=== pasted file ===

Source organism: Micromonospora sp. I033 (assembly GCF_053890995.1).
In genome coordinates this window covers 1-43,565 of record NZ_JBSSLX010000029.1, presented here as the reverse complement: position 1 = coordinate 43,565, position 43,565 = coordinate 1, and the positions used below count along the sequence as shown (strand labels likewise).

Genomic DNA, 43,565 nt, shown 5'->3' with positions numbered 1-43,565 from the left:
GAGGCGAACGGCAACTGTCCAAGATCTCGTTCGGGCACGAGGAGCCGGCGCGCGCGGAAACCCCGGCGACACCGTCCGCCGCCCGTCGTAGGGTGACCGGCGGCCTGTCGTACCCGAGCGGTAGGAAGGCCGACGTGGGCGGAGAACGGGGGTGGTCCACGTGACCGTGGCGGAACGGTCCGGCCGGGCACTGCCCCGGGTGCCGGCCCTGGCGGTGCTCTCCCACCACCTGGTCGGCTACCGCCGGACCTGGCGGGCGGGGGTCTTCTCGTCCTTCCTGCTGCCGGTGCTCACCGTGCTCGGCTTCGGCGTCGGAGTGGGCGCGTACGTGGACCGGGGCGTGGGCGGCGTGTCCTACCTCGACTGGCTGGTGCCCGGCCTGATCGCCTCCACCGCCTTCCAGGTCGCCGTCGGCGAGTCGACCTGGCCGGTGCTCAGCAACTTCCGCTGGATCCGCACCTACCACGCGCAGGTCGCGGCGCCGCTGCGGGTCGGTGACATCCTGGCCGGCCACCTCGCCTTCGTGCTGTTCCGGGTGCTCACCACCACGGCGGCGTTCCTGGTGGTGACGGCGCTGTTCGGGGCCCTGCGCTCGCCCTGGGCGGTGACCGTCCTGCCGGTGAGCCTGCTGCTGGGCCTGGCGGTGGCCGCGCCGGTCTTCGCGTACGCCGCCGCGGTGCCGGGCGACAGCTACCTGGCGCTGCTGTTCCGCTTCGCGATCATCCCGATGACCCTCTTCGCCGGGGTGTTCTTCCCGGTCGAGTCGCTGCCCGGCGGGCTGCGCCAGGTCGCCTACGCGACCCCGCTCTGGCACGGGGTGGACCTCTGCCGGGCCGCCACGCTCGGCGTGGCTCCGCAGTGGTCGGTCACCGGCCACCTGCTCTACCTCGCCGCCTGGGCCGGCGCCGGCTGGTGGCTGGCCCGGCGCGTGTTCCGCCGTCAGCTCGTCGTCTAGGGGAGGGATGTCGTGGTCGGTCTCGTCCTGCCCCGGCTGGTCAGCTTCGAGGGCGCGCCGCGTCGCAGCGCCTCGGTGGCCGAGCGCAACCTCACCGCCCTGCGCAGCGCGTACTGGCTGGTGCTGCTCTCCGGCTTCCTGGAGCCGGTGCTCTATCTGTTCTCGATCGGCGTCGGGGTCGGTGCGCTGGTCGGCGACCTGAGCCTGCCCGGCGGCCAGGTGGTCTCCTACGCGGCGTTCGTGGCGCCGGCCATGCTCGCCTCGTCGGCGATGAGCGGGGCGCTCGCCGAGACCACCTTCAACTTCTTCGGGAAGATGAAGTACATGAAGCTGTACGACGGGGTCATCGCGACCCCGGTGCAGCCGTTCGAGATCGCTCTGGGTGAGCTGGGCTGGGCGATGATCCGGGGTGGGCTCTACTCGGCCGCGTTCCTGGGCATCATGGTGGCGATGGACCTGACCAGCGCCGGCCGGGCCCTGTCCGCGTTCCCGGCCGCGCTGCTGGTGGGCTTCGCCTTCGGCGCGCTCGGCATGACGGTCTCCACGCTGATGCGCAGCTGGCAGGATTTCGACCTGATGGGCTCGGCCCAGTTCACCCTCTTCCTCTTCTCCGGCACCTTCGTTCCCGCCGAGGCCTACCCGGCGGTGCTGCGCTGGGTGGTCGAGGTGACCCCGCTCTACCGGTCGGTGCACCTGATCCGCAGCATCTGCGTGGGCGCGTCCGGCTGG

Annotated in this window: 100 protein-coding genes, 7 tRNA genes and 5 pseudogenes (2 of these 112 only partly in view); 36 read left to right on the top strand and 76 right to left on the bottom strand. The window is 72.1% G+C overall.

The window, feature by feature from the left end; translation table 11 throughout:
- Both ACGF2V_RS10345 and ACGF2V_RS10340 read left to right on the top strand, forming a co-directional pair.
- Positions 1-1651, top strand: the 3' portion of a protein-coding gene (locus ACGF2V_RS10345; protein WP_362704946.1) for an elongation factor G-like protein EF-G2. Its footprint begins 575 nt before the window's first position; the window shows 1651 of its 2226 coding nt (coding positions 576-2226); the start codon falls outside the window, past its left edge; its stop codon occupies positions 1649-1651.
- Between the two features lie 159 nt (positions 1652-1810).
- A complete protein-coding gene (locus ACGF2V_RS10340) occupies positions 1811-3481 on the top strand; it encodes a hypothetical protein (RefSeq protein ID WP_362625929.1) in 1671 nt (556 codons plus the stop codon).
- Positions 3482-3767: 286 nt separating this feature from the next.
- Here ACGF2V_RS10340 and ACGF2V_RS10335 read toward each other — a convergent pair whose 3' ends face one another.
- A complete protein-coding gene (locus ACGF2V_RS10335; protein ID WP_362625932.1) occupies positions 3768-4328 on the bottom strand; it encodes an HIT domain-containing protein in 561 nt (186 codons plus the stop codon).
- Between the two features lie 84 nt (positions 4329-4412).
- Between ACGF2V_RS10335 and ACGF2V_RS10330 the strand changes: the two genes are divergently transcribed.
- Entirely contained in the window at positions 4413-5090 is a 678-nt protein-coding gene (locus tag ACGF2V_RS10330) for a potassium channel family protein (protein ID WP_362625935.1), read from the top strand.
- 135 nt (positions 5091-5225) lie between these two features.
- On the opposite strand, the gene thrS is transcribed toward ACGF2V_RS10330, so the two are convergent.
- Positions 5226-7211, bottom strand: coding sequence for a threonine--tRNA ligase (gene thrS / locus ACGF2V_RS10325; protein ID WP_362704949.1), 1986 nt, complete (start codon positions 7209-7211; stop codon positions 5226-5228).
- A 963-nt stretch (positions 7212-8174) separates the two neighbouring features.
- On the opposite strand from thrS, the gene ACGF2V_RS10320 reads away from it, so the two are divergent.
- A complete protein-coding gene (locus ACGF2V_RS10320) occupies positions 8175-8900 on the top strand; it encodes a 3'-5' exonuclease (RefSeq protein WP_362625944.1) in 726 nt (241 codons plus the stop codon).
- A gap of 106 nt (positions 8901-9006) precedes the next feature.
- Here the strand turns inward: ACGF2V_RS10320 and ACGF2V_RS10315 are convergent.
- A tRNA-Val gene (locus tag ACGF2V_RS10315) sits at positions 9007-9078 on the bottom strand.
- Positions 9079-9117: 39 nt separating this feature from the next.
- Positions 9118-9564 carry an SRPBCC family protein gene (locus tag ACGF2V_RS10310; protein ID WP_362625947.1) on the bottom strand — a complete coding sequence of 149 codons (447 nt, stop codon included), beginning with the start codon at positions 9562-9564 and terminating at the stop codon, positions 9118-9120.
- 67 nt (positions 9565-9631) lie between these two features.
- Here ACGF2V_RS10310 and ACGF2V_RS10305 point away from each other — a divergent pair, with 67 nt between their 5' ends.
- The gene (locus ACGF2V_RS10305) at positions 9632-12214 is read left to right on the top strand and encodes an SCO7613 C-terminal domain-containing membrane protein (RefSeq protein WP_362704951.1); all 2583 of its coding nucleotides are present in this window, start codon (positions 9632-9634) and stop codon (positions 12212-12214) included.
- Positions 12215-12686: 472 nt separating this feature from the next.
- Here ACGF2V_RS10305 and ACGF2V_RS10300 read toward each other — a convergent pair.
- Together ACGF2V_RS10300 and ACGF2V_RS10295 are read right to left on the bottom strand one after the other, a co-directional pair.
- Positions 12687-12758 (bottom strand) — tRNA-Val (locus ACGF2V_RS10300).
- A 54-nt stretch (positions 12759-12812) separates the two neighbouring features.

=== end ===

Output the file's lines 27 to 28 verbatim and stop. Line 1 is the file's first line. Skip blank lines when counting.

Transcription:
- Positions 9118-9564 carry an SRPBCC family protein gene (locus tag ACGF2V_RS10310; protein ID WP_362625947.1) on the bottom strand — a complete coding sequence of 149 codons (447 nt, stop codon included), beginning with the start codon at positions 9562-9564 and terminating at the stop codon, positions 9118-9120.
- 67 nt (positions 9565-9631) lie between these two features.